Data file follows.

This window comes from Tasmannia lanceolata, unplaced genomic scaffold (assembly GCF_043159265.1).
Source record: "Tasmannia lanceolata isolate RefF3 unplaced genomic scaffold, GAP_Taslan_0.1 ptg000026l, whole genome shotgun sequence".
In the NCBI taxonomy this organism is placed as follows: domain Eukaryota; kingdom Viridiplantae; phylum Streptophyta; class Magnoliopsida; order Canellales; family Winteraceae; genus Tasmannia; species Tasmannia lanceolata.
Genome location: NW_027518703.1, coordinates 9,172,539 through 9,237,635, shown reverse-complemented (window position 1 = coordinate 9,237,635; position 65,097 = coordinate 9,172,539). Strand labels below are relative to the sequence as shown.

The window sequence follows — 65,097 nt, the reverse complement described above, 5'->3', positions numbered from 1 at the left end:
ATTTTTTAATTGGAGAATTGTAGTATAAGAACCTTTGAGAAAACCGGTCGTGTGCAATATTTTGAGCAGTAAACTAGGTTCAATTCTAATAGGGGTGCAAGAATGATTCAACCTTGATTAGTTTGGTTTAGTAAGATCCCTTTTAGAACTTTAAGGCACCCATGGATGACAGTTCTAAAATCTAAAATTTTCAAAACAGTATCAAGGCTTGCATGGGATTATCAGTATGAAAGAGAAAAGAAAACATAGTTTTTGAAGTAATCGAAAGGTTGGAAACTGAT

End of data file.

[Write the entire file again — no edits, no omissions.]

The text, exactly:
This window comes from Tasmannia lanceolata, unplaced genomic scaffold (assembly GCF_043159265.1).
Source record: "Tasmannia lanceolata isolate RefF3 unplaced genomic scaffold, GAP_Taslan_0.1 ptg000026l, whole genome shotgun sequence".
In the NCBI taxonomy this organism is placed as follows: domain Eukaryota; kingdom Viridiplantae; phylum Streptophyta; class Magnoliopsida; order Canellales; family Winteraceae; genus Tasmannia; species Tasmannia lanceolata.
Genome location: NW_027518703.1, coordinates 9,172,539 through 9,237,635, shown reverse-complemented (window position 1 = coordinate 9,237,635; position 65,097 = coordinate 9,172,539). Strand labels below are relative to the sequence as shown.

The window sequence follows — 65,097 nt, the reverse complement described above, 5'->3', positions numbered from 1 at the left end:
ATTTTTTAATTGGAGAATTGTAGTATAAGAACCTTTGAGAAAACCGGTCGTGTGCAATATTTTGAGCAGTAAACTAGGTTCAATTCTAATAGGGGTGCAAGAATGATTCAACCTTGATTAGTTTGGTTTAGTAAGATCCCTTTTAGAACTTTAAGGCACCCATGGATGACAGTTCTAAAATCTAAAATTTTCAAAACAGTATCAAGGCTTGCATGGGATTATCAGTATGAAAGAGAAAAGAAAACATAGTTTTTGAAGTAATCGAAAGGTTGGAAACTGAT